If a tree falls on my car and I’m out $2,000 but I really believe the money belongs to God, my stress level goes way down.  “Oh, I guess I didn’t need that for God to accomplish his plans for me.”  God’s in control.  He could’ve put that tree down somewhere else.  But I trust that he has something better in mind than I did.  A lost job, a stock market crash, a leaky roof: those can all be within God’s good plan for me.  Knowing that God owns everything allows us, with the apostle Paul, to say that we’ve learned the secret of being content no matter the circumstances (Phil. 4:11).

    2.     It frees us from guilt 

    So many of us live life thinking that God and things are opposed to each other.  We assume God’s frowning at us because we enjoy a TV show when we could’ve done something better.  Now, it may be true we could’ve done something better.  But money and God…health and God…leisure and God aren’t fundamentally opposed to each other.  God made them for us!  In fact, wise use of his worldly creation can bring heavenly riches. 

    So to conclude, God owns everything, and all that we have is a stewardship from Him.  As a 17th century archbishop of Caterbury put it: “He who provides for this life but takes no care for eternity [may seem] wise for a moment but [is] a fool forever.”[17]  Let’s seek to be faithful stewards by using our wealth for God’s glory.



    Quote on Man’s Possessions
    “Once, a distraught man rode his horse up to John Wesley, shouting, “Mr. Wesley, something terrible happened!  Your house burned to the ground!”  Wesley weighed the news, then calmly replied, “No.  The Lord’s house burned to the ground.  That means one less responsibility for me.” (The Treasure Principle, R. Alcorn, p. 26)

    Deceitfulness of Wealth

    Wealth can be deceitful (Mark 4:19).  Scripture says, “For the love of money is a root of all kinds of evil.  Some people, eager for money, have wandered from the faith and pierced themselves with many griefs” (1 Tim. 6:10).  An excessive love of money will lead to sin, such as selfishness (Heb. 13:7), theft (Prov. 13:8, 30:8-9), deceit (Acts 5:1-10), and materialism (James 5:5).  And it will bring with it grief, such as addiction (Eccl. 5:13), worry (Eccl. 5:12), discontentment (1 Tim. 6:9), debt, and ruined relationships (Prov. 15:27, 19:4).  These are serious things.  Maybe some of you have already felt their sting.  But that’s not the greatest danger of misusing God’s wealth.  The greatest danger is being rejected by God, as the master did the unfaithful servant.  “What good is it for a man to gain the whole world, yet forfeit his soul” (Mark 8:36)?  It can become too easy for our sinful natures to idolize wealth because wealth means power.  With wealth we can purchase anything our hearts desire in this world.[18]  It’s right at this point where we must decide where our loyalties lie.  “We cannot serve both God and Money” (Matt. 6:24).  God won’t allow it, and He’ll ultimately put an end to all such idolatry.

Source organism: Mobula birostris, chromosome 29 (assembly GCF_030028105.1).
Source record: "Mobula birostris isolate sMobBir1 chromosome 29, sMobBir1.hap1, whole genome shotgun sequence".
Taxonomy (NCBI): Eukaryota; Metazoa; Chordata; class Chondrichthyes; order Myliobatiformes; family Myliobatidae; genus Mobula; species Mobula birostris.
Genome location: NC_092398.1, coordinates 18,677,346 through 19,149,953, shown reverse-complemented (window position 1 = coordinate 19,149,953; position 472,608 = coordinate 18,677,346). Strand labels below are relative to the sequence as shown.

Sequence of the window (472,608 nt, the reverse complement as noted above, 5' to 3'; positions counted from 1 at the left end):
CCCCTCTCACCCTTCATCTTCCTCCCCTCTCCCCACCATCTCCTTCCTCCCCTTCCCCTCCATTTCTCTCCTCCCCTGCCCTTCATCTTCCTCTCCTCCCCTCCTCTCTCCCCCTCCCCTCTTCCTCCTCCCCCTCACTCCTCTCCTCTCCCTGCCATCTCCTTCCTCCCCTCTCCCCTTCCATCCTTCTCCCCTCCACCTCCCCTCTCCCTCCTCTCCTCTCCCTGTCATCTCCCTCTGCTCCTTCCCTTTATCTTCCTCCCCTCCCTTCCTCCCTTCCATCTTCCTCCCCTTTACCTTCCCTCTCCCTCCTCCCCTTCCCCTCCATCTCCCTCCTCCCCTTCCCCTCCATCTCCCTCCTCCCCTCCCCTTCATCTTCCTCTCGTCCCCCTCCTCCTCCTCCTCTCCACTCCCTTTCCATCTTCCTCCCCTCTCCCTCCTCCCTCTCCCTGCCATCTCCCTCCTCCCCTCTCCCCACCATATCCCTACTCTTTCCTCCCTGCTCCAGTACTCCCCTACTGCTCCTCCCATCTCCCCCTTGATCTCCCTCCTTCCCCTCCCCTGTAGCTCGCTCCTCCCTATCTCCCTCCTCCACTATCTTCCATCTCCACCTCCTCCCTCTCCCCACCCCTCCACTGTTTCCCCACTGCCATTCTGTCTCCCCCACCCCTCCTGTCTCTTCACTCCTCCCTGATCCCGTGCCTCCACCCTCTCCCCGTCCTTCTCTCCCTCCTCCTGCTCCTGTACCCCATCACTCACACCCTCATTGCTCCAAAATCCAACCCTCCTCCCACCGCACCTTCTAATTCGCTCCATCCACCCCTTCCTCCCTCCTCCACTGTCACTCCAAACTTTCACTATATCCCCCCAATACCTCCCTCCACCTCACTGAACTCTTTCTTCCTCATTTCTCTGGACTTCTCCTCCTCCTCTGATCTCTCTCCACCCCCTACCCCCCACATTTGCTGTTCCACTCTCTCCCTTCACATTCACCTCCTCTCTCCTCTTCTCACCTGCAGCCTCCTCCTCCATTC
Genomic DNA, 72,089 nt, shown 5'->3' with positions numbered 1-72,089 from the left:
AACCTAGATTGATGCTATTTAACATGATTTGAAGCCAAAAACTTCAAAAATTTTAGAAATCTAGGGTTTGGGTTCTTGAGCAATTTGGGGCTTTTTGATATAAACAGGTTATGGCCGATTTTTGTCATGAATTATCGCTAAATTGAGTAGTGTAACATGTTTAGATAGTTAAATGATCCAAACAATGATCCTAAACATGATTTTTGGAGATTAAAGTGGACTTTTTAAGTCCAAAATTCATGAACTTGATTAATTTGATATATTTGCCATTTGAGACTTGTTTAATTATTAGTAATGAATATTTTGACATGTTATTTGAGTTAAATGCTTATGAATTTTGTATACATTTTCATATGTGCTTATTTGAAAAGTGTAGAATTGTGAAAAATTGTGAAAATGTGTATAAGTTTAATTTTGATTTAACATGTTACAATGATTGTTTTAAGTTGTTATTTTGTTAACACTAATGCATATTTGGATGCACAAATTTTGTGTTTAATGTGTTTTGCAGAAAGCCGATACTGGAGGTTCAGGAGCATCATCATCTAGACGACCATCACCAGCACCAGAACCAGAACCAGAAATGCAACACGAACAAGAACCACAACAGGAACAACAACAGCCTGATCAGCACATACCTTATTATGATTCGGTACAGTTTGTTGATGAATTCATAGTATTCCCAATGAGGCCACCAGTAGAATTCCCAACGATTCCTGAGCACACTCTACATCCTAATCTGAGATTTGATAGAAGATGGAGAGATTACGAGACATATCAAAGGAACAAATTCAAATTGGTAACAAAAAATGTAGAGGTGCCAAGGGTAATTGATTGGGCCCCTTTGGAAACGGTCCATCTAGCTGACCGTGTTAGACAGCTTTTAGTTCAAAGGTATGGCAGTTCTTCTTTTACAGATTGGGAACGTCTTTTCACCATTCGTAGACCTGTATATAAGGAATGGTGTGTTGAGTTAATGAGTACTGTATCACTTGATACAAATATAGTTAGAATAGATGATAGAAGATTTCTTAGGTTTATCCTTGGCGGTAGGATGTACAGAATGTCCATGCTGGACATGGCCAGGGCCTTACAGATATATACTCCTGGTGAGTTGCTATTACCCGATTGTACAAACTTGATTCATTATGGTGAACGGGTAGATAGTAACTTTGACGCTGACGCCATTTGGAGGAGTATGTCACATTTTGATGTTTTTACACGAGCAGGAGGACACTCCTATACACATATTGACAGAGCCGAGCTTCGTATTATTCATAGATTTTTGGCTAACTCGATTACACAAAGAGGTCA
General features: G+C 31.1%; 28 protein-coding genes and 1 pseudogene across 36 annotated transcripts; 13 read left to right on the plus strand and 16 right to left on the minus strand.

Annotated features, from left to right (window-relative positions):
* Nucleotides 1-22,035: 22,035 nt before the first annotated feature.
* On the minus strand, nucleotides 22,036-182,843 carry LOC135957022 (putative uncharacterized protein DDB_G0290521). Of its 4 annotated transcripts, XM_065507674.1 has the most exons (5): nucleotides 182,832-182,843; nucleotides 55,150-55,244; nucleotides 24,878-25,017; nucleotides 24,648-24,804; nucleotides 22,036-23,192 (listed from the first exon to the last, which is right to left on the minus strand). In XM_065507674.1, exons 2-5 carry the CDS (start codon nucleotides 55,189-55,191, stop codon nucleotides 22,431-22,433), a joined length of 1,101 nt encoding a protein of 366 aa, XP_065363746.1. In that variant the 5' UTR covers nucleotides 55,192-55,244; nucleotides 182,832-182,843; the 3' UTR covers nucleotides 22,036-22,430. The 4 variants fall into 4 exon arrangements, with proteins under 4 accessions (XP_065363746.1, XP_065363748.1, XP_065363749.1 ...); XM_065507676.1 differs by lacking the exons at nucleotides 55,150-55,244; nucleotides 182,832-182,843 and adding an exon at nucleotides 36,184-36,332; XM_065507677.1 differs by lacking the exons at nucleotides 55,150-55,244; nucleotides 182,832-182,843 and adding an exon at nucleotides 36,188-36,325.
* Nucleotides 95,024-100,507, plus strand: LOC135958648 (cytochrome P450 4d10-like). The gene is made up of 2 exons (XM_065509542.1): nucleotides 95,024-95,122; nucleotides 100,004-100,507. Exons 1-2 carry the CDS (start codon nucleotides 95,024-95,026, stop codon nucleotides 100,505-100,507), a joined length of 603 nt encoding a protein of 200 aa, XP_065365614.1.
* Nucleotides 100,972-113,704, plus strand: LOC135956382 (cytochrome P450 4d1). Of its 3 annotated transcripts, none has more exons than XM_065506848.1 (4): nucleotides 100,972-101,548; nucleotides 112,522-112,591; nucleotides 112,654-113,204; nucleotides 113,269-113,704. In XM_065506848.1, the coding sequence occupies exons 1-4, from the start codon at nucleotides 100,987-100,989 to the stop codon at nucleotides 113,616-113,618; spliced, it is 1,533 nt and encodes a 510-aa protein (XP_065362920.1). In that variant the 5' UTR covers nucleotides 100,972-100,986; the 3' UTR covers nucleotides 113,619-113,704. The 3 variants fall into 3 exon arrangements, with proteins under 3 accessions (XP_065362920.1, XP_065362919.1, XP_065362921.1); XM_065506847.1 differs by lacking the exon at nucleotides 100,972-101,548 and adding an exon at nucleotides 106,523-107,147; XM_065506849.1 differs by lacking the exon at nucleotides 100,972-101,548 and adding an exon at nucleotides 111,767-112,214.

It frees us to be generous 
    For the world, generosity is the portion of what’s mine that I’m willing to part with.  For the Christian, generosity is the portion of God’s that I can invest in the needs of others.  I bring glory to God by providing for myself; I bring glory to God by providing for others.  So the tug of war that happens in the heart of the worldly man who wants to be generous—between this good desire and his own selfishness—is gone once that man comes to understand God as the owner of everything.  This principle frees us to be generous.

    [1] We often fall into the snare of the prosperity gospel every time something happens to us that we don’t like, and we blame God or expect that he should treat us better because of something we did.
    [2] To pull C. S. Lewis out of context, they’re “like an ignorant child who wants to go on making mud pies in a slum because he cannot imagine what is meant by the offer of a holiday at the sea.”
    [3] A talent was a great sum of money.
    [4] Jesus implied God’s claim on everything when he said to give to God what is God’s in Matthew 22:15-22.
    [5] See also Deuteronomy 10:14.
    [6] See Acts 17:24-25.
    [7] See also Colossians 2:20-23.
    [8] The ascetic also practices self-denial for purposes of holiness, but they go about it the wrong way.  The ascetic views suffering as the way to atone for sin and shame, but instead of gaining holiness, they end up building self-reliance, turning them away from God’s grace.  Yet it’s not our sufferings that atone for sin, but Christ’s sufferings. 
    [9] Jesus says, “If anyone would come after me, let him deny himself and take up his cross and follow me” (Mark 8:34).  Biblical self-denial is crucifying the passions and desires of the sinful nature for the purposes of gaining holy desires and affections (see also Galatians 5:24).
    [10] Some people might answer that we are debtors, but this doesn’t fully grasp the concept.  A debtor receives assets with only the obligation to pay the amount back.  A steward is also obligated to use the assets for the master’s purposes.
    [11] John Piper, Desiring God, p. 161.
    [12] See Luke 16:10-12.
    [13] See Genesis 1:26, 28-30; 2:15.
    [14] See Leviticus 25:23.
    [15] See Hebrews 11:13-16 and Philippians 3:20.
    [16] See Malachi 3:6-18.
    [17] John Tillotson as quoted by Randy Alcorn, Money, Possessions and Eternity, p. 137.
    [18] Wealth often leads to pride (Hosea 12:8) and self-reliance that lead us to forget God (Deuteronomy 8:13-14).  Paul calls greed “idolatry” in Colossians 3:5).